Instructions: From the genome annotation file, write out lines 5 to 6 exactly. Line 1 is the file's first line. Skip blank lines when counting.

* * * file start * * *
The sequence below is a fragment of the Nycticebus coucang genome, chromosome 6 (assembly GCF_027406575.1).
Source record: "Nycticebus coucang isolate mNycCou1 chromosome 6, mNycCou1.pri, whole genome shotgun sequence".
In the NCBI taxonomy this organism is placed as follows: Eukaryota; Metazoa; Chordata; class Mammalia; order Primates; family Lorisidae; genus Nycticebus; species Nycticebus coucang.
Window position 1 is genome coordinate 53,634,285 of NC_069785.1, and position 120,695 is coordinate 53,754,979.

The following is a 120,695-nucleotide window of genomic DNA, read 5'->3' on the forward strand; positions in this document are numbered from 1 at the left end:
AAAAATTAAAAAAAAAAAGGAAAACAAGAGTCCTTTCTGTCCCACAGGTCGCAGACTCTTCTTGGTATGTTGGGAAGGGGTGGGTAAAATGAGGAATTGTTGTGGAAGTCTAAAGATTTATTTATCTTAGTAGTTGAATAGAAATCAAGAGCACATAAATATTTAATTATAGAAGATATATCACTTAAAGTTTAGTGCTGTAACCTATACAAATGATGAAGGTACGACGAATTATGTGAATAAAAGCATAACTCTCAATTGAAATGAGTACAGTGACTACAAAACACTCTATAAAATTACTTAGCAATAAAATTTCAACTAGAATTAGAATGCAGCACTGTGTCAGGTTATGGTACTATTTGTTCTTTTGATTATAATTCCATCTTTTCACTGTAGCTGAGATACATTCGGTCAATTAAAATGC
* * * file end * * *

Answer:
The following is a 120,695-nucleotide window of genomic DNA, read 5'->3' on the forward strand; positions in this document are numbered from 1 at the left end:
AAAAATTAAAAAAAAAAAGGAAAACAAGAGTCCTTTCTGTCCCACAGGTCGCAGACTCTTCTTGGTATGTTGGGAAGGGGTGGGTAAAATGAGGAATTGTTGTGGAAGTCTAAAGATTTATTTATCTTAGTAGTTGAATAGAAATCAAGAGCACATAAATATTTAATTATAGAAGATATATCACTTAAAGTTTAGTGCTGTAACCTATACAAATGATGAAGGTACGACGAATTATGTGAATAAAAGCATAACTCTCAATTGAAATGAGTACAGTGACTACAAAACACTCTATAAAATTACTTAGCAATAAAATTTCAACTAGAATTAGAATGCAGCACTGTGTCAGGTTATGGTACTATTTGTTCTTTTGATTATAATTCCATCTTTTCACTGTAGCTGAGATACATTCGGTCAATTAAAATGC